That night, her addiction called her, and the urge to use was out of control. She said she fought it for a while but finally grabbed her purse, combed her hair, and walked out of the recovery community center, but not before stepping back into her room and putting my book in her bag. She said she just stole my book. She told me she couldn’t help it and wasn’t sure what made her grab it.

She got high, ran out of money, and ended up in a house with other people getting high. She tried to settle into sleep. A day and a half passed. Then she picked up my book and read it. It took her four hours, but she read every page. She fell asleep, got up, and went back to the center with the book in hand. She said that even though she had stolen the book and gotten high, she had to return it because every female in the center/community needed to read it. So she returned to the center to return the stolen book and tell the staff that every woman needed to read it.

She was allowed back into the program, which is where she was at the time when we met. She thanked me for writing the book and said she felt like she was not alone when she read it.

It has been a couple of years since I met her at that event, but she still messages me from time to time to let me know she is still in the free world and has not returned to prison. She remains clean and tells me that I sparked hope in her to move beyond her past. She has thanked me repeatedly. She says she looks at her shame differently today and is now full of hope. The most recent message I got from her said, “I know stealing is wrong.” She said she had prostituted herself for money to get high, but had never stolen things before. She considers stealing my book the best criminal action she has ever committed in her life; she has no regrets. When she heard I would be at the event that night, she walked a number of blocks to ensure that she had a chance to meet me in person and to share with me that my journey gave her hope.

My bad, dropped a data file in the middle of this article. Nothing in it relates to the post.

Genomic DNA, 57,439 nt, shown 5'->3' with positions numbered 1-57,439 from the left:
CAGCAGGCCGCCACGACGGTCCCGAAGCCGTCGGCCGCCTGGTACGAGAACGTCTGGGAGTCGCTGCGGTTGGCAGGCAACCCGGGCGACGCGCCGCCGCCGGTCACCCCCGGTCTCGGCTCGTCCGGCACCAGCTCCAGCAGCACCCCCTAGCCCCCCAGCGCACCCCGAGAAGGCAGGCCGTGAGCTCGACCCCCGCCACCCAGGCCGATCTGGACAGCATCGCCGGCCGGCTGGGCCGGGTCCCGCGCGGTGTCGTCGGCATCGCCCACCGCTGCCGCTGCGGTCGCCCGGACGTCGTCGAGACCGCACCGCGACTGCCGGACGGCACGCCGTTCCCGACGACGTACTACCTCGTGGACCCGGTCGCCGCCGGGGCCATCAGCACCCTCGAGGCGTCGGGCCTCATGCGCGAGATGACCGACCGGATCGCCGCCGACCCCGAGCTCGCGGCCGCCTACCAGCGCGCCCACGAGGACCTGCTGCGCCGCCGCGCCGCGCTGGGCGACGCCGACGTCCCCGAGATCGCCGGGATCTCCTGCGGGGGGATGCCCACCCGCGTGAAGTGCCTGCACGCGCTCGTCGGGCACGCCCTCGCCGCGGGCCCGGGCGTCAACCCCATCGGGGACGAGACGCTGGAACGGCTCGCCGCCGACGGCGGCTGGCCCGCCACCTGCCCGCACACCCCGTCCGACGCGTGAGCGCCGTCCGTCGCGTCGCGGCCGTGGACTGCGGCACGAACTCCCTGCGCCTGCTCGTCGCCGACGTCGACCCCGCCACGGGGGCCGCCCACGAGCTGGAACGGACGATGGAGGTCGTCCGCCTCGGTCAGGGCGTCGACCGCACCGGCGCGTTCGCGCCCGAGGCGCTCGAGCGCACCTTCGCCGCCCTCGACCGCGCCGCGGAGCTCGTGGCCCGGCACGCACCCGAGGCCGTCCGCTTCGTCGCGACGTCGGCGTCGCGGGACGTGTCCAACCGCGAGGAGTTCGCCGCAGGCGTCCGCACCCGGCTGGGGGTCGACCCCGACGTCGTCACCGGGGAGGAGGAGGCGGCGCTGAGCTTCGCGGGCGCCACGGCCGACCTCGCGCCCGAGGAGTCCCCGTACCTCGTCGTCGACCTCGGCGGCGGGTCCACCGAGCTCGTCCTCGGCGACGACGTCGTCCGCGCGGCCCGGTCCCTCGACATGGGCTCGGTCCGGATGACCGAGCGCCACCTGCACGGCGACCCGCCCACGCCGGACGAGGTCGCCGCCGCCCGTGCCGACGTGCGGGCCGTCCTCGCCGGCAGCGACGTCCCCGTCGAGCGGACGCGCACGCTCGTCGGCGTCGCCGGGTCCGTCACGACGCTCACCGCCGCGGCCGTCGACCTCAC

Contact Information:
Christine C. McDonald
636-487-8986
Christine.CryPurple@gmail.com

“Love your neighbor, all of ’em.” -Christine Clarity McDonald

https://crypurplemovie.com/

Precious in His Eyes… Christine McDonald

Posted in #PaulthePoke, Christine "Clarity" McDonald, Culture with tags , , , , , , , on September 7, 2019 by paulthepoke

…My hands were shaking. As I looked up, I saw a truck flash his lights as he drove past and turned the corner. I jumped out of the fountain and ran and jumped in his truck. I knew that if I had money to get dope, I could cope. It was the only way I could cope. It was how I removed myself and made the pain go away. It was how I kept the shame at bay and survived.

I heard once in a meeting that if I had not chosen to use, then I wouldn’t have ever faced the horrific situations I faced. I have often been perplexed by that statement. I am responsible for using, I guess. I suffered from a disease of addiction and the endless cycle it created.

However, I am not responsible for another’s evil actions. I am not responsible for those who seek out the broken, the weak, the invisible of our society, the ones everyone knows no one will go looking for if they go missing, the ones no one dares make eye contact with, the ones society has deemed less than human, without equal value as a human being.

Years later, as I reflect on my growth, I value myself as many things. From addict to child of God, I am human with as much value as any other. I understand the Word of God, and have my own relationship with Him.

The God of my understanding loves the outcasts, those who are shunned and viewed by others as disposable. I can’t help but remember the women and men who were homeless, who were prostituted, who were mentally ill, who were addicted, who were vulnerable, and who died horrific deaths at the hands of those from a higher socioeconomic class, death by people who see themselves as worthy of life while others are not.

What people like me and like them need is to be seen as the priceless treasures they are to the God who created them. Then, and only then, can they truly believe that a way out is possible, that the cycle can end, and that there is another way of coping and living with the pain they have experienced. They need to be set free from the pain and trauma, no matter who caused it or why they are the way they are. They need someone to look at them and say, “You are precious in His eyes, and He loves you. Oh, how He loves you.”

“Love your neighbor, all of ’em.” -Christine Clarity McDonald

https://crypurplemovie.com/